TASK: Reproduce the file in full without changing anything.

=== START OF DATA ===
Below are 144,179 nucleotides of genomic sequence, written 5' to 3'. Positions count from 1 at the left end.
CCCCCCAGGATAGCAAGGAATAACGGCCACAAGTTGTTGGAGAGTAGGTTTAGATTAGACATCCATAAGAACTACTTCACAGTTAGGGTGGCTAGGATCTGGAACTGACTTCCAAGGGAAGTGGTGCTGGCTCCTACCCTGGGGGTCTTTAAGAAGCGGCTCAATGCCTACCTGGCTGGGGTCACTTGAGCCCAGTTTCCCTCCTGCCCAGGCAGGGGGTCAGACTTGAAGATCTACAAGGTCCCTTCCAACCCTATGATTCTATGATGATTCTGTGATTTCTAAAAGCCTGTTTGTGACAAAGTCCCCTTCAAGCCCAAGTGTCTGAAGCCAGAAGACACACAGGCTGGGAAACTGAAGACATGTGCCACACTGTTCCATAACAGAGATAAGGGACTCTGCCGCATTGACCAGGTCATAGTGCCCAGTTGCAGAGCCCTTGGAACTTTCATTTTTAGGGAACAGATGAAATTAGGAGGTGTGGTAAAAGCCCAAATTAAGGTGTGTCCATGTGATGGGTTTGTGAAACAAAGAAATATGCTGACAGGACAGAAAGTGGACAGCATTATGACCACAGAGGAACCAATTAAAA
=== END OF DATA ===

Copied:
Below are 144,179 nucleotides of genomic sequence, written 5' to 3'. Positions count from 1 at the left end.
CCCCCCAGGATAGCAAGGAATAACGGCCACAAGTTGTTGGAGAGTAGGTTTAGATTAGACATCCATAAGAACTACTTCACAGTTAGGGTGGCTAGGATCTGGAACTGACTTCCAAGGGAAGTGGTGCTGGCTCCTACCCTGGGGGTCTTTAAGAAGCGGCTCAATGCCTACCTGGCTGGGGTCACTTGAGCCCAGTTTCCCTCCTGCCCAGGCAGGGGGTCAGACTTGAAGATCTACAAGGTCCCTTCCAACCCTATGATTCTATGATGATTCTGTGATTTCTAAAAGCCTGTTTGTGACAAAGTCCCCTTCAAGCCCAAGTGTCTGAAGCCAGAAGACACACAGGCTGGGAAACTGAAGACATGTGCCACACTGTTCCATAACAGAGATAAGGGACTCTGCCGCATTGACCAGGTCATAGTGCCCAGTTGCAGAGCCCTTGGAACTTTCATTTTTAGGGAACAGATGAAATTAGGAGGTGTGGTAAAAGCCCAAATTAAGGTGTGTCCATGTGATGGGTTTGTGAAACAAAGAAATATGCTGACAGGACAGAAAGTGGACAGCATTATGACCACAGAGGAACCAATTAAAA